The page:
Patients attack each other almost 2,000 times in three years


HOSPITALS have been blasted over safety policies after it emerged patients attacked each other nearly 2,000 times in the last three years.

The violent incidents in NHS Lothian hospitals and clinics have been blamed on staff shortages and the behaviour of mental health patients who lash out as a “symptom of their illness”.

It comes two months after an 87-year-old war veteran was nearly beaten to death as he lay sleeping in his hospital bed.

A Freedom of Information request showed NHS Lothian hospitals have seen patient attacks as many as 1,991 times since 2009.


Pressure groups said the figures are “alarming” and suggest an increase in hospital violence as it is now no longer just directed at staff.

Those responsible for hospital care have also been accused of taking patient-on-patient violence “seriously enough”.

But health chiefs claimed their aggression monitoring measures are “robust” and they learn from the outcome of each incident.

A Freedom of Information request showed NHS Lothian hospitals have seen patient attacks as many as 1,991 times since 2009.

The figures also revealed police had been called to deal with aggressive patients 72 times from 2011 to 2012 but there was anger officers did not attend every incident.

The Royal Edinburgh Hospital – the city’s main psychiatric unit – recorded the highest number of 1077 incidents.

Three other noticeably high incident rates were recorded at Craigshill Care Facility, St John’s Hospital and Primrose Lodge with 99, 85 and 59 cases respectively.

There were also seven attacks at the Child and Adolescent Mental Health Services (CAMHS) in 2011, which works with children and young people under 18-years-old.

In October last year 87-year-old war veteran Philip Rutherford was assaulted in his sleep by a fellow patient using a metal pole as a weapon.

Frail Philip, who was staying in the Western General in Edinburgh, was battered over the head with a pole used to hang drip feeds – he also sustained a broken hand.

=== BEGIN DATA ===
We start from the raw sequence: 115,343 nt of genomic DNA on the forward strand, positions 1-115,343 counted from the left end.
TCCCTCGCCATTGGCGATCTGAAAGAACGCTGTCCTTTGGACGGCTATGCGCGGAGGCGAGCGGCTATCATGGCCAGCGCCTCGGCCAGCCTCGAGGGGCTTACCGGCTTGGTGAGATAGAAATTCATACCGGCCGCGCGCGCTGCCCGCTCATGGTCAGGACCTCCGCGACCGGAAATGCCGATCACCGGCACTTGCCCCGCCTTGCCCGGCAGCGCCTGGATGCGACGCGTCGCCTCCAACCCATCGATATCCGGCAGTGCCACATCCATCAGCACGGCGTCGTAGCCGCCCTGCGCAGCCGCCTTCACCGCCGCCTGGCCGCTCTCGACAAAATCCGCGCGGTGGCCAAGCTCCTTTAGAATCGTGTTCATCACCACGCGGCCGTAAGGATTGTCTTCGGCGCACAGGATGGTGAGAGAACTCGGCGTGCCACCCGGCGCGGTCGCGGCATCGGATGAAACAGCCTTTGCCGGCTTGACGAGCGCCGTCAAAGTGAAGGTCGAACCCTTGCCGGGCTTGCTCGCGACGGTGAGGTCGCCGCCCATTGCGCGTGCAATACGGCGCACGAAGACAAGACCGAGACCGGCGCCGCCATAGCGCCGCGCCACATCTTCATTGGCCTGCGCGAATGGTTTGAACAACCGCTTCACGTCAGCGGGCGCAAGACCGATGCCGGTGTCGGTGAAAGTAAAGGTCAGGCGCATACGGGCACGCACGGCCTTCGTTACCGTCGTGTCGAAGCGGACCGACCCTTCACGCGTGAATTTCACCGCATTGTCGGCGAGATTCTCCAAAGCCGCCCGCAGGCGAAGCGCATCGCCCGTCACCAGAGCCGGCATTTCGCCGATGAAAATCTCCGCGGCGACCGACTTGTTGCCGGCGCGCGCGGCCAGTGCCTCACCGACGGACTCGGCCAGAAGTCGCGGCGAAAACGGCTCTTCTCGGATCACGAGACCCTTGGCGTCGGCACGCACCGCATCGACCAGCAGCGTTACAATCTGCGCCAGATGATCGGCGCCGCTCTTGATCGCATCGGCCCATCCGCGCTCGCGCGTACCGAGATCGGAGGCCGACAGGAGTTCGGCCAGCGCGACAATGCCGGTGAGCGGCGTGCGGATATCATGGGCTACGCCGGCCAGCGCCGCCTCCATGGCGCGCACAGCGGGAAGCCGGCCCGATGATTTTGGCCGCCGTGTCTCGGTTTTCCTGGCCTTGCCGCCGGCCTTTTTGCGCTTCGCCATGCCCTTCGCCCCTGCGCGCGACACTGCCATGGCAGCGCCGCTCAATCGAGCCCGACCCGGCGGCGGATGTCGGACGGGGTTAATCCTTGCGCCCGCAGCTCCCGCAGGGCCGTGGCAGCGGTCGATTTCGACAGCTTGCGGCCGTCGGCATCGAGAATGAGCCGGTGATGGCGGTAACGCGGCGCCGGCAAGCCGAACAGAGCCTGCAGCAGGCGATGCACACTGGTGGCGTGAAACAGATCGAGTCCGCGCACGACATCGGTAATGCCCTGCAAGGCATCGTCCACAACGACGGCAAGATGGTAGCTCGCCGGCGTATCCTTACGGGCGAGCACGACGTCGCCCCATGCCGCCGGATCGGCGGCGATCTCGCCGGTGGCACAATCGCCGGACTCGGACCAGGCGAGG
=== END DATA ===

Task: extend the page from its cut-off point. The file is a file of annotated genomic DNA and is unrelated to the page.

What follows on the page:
In September last year at Wishaw General Hospital a elderly dementia-suffering patient was smashed over the head and stabbed in the groin as he lay sleeping.

Margaret Watt of the patient watchdog Scotland Patients Association described the figures as “unacceptable”.

“These statistics are very alarming. Anyone who is agitated as a result of mental health problems should not be put in a ward with other patients and this is where we go back to a shortage of nurses.

“People in hospital are very vulnerable and we don’t want any harm to come to them.

“The police having been called only 72 times is totally unacceptable – they should be called to every assault.

“If these attacks happened out in civvy street the person responsible would be up on a charge. I don’t think it’s being taken seriously enough.”

Scottish Conservative health spokesman Jackson Carlaw said patients should dealt with more “severely” to stop aggressive behaviour in wards.

He said: “We know NHS Lothian has had issues with the bullying of staff.

“Now it appears that culture has dribbled down to patients.

“It’s crucial that patients and their families know that not only will they be receiving top quality clinical care, but that they will be kept safe from attacks as well.

“If that means dealing severely with aggressive patients, then that’s how it has to be.

“Many of these will have occurred in psychiatric hospitals, where of course such issues are more complex.

“Nevertheless, we have a duty to ensure patients of all categories can feel secure while under the care of the NHS.”

Nurse director at NHS Lothian, Melanie Hornett, said: “We do not tolerate any form of violence or aggression towards other patients or our staff.

“However, we do have a number of patients who may display violent behaviour as a symptom of their illness and our staff work extremely hard to manage this risk.

“We have a robust system for the reporting and monitoring of incidents.

“All incidents are fully investigated and we act on any learning points to prevent reoccurrence.

“A comprehensive staff training programme in is place to provide guidance on how to de-escalate threatening situations and on reporting incidents to the police.”

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